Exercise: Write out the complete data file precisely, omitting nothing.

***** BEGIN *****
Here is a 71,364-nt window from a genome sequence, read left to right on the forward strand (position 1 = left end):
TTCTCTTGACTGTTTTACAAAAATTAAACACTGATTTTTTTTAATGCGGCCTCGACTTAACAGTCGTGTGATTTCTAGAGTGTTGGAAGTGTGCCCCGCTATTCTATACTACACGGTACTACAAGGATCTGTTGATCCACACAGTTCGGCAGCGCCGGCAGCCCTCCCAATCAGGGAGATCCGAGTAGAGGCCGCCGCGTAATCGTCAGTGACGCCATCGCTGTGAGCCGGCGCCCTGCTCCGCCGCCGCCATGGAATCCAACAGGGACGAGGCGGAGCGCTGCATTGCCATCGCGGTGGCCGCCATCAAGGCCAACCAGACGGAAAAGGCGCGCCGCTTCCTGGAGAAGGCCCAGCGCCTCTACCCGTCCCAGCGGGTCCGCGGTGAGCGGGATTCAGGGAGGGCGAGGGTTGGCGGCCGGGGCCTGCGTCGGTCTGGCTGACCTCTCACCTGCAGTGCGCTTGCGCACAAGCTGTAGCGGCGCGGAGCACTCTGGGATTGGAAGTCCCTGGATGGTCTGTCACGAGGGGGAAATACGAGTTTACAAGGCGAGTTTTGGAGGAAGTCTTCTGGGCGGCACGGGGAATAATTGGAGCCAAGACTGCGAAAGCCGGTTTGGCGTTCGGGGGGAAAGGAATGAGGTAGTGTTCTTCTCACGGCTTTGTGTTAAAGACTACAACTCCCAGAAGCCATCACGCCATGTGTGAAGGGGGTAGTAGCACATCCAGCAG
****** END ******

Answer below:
Here is a 71,364-nt window from a genome sequence, read left to right on the forward strand (position 1 = left end):
TTCTCTTGACTGTTTTACAAAAATTAAACACTGATTTTTTTTAATGCGGCCTCGACTTAACAGTCGTGTGATTTCTAGAGTGTTGGAAGTGTGCCCCGCTATTCTATACTACACGGTACTACAAGGATCTGTTGATCCACACAGTTCGGCAGCGCCGGCAGCCCTCCCAATCAGGGAGATCCGAGTAGAGGCCGCCGCGTAATCGTCAGTGACGCCATCGCTGTGAGCCGGCGCCCTGCTCCGCCGCCGCCATGGAATCCAACAGGGACGAGGCGGAGCGCTGCATTGCCATCGCGGTGGCCGCCATCAAGGCCAACCAGACGGAAAAGGCGCGCCGCTTCCTGGAGAAGGCCCAGCGCCTCTACCCGTCCCAGCGGGTCCGCGGTGAGCGGGATTCAGGGAGGGCGAGGGTTGGCGGCCGGGGCCTGCGTCGGTCTGGCTGACCTCTCACCTGCAGTGCGCTTGCGCACAAGCTGTAGCGGCGCGGAGCACTCTGGGATTGGAAGTCCCTGGATGGTCTGTCACGAGGGGGAAATACGAGTTTACAAGGCGAGTTTTGGAGGAAGTCTTCTGGGCGGCACGGGGAATAATTGGAGCCAAGACTGCGAAAGCCGGTTTGGCGTTCGGGGGGAAAGGAATGAGGTAGTGTTCTTCTCACGGCTTTGTGTTAAAGACTACAACTCCCAGAAGCCATCACGCCATGTGTGAAGGGGGTAGTAGCACATCCAGCAG